Westernization is not a necessity in the modern world

By Nakiah Pannell

The Blue and Gold (Shilin, Taipei, Taiwan)

From my perspective, “Westernization” is simply a big word used to deny cultural ignorance, regarded with underlying airs of altruism. For better or worse, Western culture has imposed large-scale influence on the reform of societies and cultures of the Eastern hemisphere since the 1400s. Historically in East Asia, there have been many attempts to completely eradicate this influence, especially to establish a stronger sense of national identity. Yet despite these efforts, keeping up with American and Western norms has become a survival mechanism in a Western-dominated world, usually at the expense of customs and traditions of other cultures.

Because the fields of business and commerce are dominated by European and American enterprise, the development of non-Western businesses often requires fluency in English for communication. Even on a local level in Taipei, knowing basic English is an asset to businesses. The Taipei Bureau of Education enforces English learning in local schools, while many Taiwanese parents enroll their children in English cram schools and SAT prep because a Western-style education is considered a gateway to acceptance into prestigious American colleges and opportunities for better jobs. Situations of influence like this lead people to pursue westernization to conform to mainstream Western culture.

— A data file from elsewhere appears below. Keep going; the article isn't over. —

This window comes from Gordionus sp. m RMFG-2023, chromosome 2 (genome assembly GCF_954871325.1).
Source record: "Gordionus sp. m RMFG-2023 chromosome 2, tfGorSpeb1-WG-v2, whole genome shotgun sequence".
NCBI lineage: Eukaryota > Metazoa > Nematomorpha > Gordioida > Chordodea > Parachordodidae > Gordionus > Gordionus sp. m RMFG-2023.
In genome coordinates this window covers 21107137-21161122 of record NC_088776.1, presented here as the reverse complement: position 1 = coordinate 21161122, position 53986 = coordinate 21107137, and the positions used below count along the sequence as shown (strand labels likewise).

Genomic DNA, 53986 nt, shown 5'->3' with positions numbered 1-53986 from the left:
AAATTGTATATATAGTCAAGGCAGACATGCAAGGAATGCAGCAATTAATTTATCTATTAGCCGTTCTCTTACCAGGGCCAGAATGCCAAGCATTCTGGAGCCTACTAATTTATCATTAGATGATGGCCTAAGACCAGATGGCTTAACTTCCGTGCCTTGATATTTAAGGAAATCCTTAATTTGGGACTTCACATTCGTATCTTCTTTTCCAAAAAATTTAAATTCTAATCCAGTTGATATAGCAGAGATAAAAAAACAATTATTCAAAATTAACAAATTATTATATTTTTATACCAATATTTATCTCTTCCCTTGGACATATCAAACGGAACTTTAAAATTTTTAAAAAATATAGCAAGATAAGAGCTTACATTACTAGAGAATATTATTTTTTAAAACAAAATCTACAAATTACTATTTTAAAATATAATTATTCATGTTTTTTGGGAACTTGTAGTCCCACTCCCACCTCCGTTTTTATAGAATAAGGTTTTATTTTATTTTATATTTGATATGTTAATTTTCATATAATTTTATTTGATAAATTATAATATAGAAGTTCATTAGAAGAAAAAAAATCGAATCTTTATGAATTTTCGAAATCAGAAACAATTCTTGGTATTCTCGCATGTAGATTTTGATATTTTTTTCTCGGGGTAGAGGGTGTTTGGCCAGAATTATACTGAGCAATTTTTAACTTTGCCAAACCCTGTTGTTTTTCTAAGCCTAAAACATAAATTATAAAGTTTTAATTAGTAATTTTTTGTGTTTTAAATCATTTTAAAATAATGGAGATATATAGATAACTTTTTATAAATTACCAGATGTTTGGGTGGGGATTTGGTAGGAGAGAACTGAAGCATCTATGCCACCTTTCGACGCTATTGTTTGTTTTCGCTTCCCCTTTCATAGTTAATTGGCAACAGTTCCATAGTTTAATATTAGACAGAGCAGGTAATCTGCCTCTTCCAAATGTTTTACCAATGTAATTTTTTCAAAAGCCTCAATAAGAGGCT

There is a widespread, ethnocentric conviction that Western countries are the most urbanized and advanced—that they sit at the highest perceived social status in the world. This attitude feeds the general illusion that the Western world is the epitome of modernity. But are the social systems of capitalism and Western consumerism truly the main components of modernity? Or rather, is Western culture simply the most prominent culture? These social systems are tools to promote civilization, but the spread of Western ideology should not be equated to societal advancement. It may be difficult to differentiate Westernization and modernization, but it is crucial for advocating cultural diversity instead of abiding by the dominance of Western culture.

Unfortunately, Westernization is inevitable and as Westernized as Taiwan has become, there is no return to the customs and traditions that have been compromised in the cultural assimilation that occurs through the constantly growing Taiwanese expat community. That said, at Taipei American School, we as students are privileged to learn from multiple perspectives of different nationalities, political parties, and cultures. We should continue to be open to these new perspectives because the priorities for our future should not be completely directed by the pursuit of success in a world dominated by Western bias. It is more important to take pride in one’s individual cultural identity.

Be thoughtful when drawing conclusions about other cultures—which means boycotting social stigmas about the hegemony of Western powers and not judging other cultures through the lens of the culture you are most biased towards or familiar with. In a world of merging and contrasting cultures, it is best to validate all cultural backgrounds. This is the kind of awareness that will lead to the celebration of cultural diversity.

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